Forum for Science, Industry and Business

Sponsored by:     3M 
Search our Site:

 

Stonehenge road re-think threatens recovery of rarest bird

23.01.2006


Plans to build a road tunnel to ease congestion near Stonehenge could soon be scrapped threatening the government-backed recovery of one of Britain’s rarest birds.



Two over-ground alternatives to the tunnel – set to be detailed in consultation documents due today - would destroy nesting and roosting sites of the secretive stone-curlew. The bird has two UK strongholds, one of which is the area surrounding the Stonehenge World Heritage Site. The new road plans would also harm prospects for more than 25 other bird species and at least 14 types of butterfly.

The tunnel was given the go ahead by the government after a public inquiry in 2004, when ministers called it an ‘exceptional environmental scheme’. But the Highways Agency now says revised costs make the 2.1km tunnel more expensive.


Tony Richardson, Director of the RSPB’s South-West Region said: “A completely new road through the Stonehenge site is unthinkable not only because of its obvious archaeological value but also because of the public outcry it will spark amongst the millions of people who value Britain’s wildlife.

“It is less than six months since we hit targets for stone-curlew recovery both nationally and in the south-west, where one third of the UK’s population is found. Approval for any over-ground route will make a mockery of the government’s desire to get this mysterious and vulnerable bird back on its feet.”

The Highways Agency has raised its estimate of tunnel costs from £284 million to £470m blaming complications that will make tunneling more difficult. A number of alternatives are likely to be published today including re-routing of the A303 over-ground instead, either north or south of Stonehenge

The southern route would destroy two-thirds of the RSPB’s Normanton Down Reserve and split the remainder, reducing its value to wildlife. The reserve is part of the Stonehenge World Heritage Site and boasts Britain’s most important Bronze Age barrow cemetery. The site is also an invaluable feeding ground for stone-curlews before they leave on migration. Last year 19 birds were seen together, using the area as a direct result of improved habitat management.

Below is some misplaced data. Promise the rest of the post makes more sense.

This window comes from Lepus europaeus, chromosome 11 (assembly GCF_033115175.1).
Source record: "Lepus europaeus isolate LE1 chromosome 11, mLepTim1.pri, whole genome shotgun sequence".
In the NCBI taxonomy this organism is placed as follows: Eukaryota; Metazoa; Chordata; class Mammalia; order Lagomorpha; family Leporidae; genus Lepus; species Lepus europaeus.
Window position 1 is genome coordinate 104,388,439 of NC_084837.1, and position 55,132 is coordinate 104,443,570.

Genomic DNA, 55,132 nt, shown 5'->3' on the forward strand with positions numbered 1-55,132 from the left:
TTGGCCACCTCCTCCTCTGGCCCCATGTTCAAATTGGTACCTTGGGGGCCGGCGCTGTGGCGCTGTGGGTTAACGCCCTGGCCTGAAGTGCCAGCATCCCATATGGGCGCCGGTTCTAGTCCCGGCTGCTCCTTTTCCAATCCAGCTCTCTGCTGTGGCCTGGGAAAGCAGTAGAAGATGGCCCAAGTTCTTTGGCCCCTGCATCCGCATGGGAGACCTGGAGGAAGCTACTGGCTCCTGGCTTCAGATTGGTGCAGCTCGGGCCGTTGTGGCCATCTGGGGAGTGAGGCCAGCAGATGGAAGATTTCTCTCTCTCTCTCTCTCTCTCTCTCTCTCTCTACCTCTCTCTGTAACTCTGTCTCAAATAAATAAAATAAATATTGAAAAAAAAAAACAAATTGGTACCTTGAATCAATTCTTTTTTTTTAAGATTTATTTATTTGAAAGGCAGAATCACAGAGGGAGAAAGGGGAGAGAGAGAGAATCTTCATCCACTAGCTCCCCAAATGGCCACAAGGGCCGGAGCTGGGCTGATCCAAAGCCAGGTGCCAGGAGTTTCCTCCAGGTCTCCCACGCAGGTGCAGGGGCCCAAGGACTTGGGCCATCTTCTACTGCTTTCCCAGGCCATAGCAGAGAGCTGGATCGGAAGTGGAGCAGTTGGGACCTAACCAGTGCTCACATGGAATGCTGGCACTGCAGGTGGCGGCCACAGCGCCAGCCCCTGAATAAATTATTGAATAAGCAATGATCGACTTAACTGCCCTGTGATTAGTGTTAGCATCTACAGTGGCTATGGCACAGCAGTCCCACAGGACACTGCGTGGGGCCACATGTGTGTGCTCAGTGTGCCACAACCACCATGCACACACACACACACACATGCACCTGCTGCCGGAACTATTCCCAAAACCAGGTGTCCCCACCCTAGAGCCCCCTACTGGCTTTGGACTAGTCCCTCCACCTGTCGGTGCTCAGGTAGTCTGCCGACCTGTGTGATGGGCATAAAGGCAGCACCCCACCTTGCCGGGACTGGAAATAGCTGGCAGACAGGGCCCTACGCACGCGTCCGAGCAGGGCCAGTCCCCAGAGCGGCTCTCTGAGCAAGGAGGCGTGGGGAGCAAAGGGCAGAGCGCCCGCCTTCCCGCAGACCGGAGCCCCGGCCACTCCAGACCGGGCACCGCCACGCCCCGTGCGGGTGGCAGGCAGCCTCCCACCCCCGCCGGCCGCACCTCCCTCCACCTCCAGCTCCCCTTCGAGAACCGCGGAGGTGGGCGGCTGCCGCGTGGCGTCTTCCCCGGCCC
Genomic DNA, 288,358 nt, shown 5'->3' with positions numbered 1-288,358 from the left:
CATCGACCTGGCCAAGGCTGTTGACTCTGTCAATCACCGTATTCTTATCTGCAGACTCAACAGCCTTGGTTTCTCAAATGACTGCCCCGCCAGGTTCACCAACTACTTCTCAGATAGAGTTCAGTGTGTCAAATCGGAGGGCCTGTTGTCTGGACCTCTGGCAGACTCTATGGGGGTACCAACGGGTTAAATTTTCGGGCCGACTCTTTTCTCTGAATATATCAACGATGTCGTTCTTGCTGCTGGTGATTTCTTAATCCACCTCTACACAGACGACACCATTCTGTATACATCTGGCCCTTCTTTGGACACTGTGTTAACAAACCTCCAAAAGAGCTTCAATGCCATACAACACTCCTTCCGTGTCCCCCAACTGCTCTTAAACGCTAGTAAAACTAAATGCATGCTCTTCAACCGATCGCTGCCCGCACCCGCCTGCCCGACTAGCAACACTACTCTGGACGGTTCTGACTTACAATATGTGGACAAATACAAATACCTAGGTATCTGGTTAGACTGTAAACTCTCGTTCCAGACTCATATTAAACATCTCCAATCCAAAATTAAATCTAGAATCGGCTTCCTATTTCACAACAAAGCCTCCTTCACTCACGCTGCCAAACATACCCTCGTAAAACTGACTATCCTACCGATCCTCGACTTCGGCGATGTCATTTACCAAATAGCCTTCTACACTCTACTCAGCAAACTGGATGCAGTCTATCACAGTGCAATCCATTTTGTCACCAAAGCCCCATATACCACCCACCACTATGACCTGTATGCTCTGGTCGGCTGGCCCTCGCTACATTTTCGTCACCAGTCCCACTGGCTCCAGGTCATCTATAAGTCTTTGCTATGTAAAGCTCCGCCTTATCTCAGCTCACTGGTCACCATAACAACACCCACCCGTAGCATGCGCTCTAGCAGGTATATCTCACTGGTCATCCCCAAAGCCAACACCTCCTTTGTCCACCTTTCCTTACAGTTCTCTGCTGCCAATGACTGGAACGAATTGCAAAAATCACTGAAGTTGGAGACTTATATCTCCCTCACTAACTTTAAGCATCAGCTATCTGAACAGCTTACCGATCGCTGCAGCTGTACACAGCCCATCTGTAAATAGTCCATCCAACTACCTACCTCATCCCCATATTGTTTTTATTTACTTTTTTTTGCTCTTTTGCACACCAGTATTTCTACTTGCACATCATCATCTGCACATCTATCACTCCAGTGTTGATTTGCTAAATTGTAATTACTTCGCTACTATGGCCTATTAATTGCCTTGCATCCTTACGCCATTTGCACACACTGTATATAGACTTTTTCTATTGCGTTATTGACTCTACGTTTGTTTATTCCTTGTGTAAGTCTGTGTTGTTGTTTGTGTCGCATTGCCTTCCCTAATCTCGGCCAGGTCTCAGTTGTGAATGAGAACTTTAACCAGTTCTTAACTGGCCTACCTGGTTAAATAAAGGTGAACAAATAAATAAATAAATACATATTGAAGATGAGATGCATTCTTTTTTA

The northern option would run close to the Salisbury Plain Special Protection Area (SPA), a site protected by European wildlife laws. The road scheme would damage the potential of that land for increasing stone-curlew numbers.

Stonehenge lies close to the SPA, which together with Porton Down and Normanton Down forms north-west Europe’s largest network of chalk grassland. Corn bunting, skylark and lapwing are amongst declining birds using the area together with butterflies such as the grizzled skipper, one of several disappearing chalkland specialists. The harebell and dropwort are amongst thriving plants that are rare elsewhere.

The RSPB believes the government should not consider the northern or southern over-ground routes as viable options and hopes that the review process will lead to the adoption of route less damaging for the area’s wildlife.

Tony Richardson said: “Future generations will thank the government of today if it safeguards the Stonehenge area from the irreversible destruction that an over-ground road will cause. Such a road would be an unforgivable addition to the threats that many species already face.”

Cath Harris | alfa
Further information:
http://www.rspb.org.uk

More articles from Ecology, The Environment and Conservation: